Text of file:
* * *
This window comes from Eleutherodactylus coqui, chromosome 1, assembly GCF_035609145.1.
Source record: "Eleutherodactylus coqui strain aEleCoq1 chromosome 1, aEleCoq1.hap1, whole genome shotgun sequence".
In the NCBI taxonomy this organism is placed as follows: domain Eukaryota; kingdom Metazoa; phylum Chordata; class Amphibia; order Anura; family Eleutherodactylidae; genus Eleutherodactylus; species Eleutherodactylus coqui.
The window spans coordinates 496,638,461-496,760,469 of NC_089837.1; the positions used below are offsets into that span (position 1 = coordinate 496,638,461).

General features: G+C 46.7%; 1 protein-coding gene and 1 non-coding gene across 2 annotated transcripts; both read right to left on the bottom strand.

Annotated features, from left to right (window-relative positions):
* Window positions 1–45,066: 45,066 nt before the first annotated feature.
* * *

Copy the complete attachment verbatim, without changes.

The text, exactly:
This window comes from Eleutherodactylus coqui, chromosome 1, assembly GCF_035609145.1.
Source record: "Eleutherodactylus coqui strain aEleCoq1 chromosome 1, aEleCoq1.hap1, whole genome shotgun sequence".
In the NCBI taxonomy this organism is placed as follows: domain Eukaryota; kingdom Metazoa; phylum Chordata; class Amphibia; order Anura; family Eleutherodactylidae; genus Eleutherodactylus; species Eleutherodactylus coqui.
The window spans coordinates 496,638,461-496,760,469 of NC_089837.1; the positions used below are offsets into that span (position 1 = coordinate 496,638,461).

General features: G+C 46.7%; 1 protein-coding gene and 1 non-coding gene across 2 annotated transcripts; both read right to left on the bottom strand.

Annotated features, from left to right (window-relative positions):
* Window positions 1–45,066: 45,066 nt before the first annotated feature.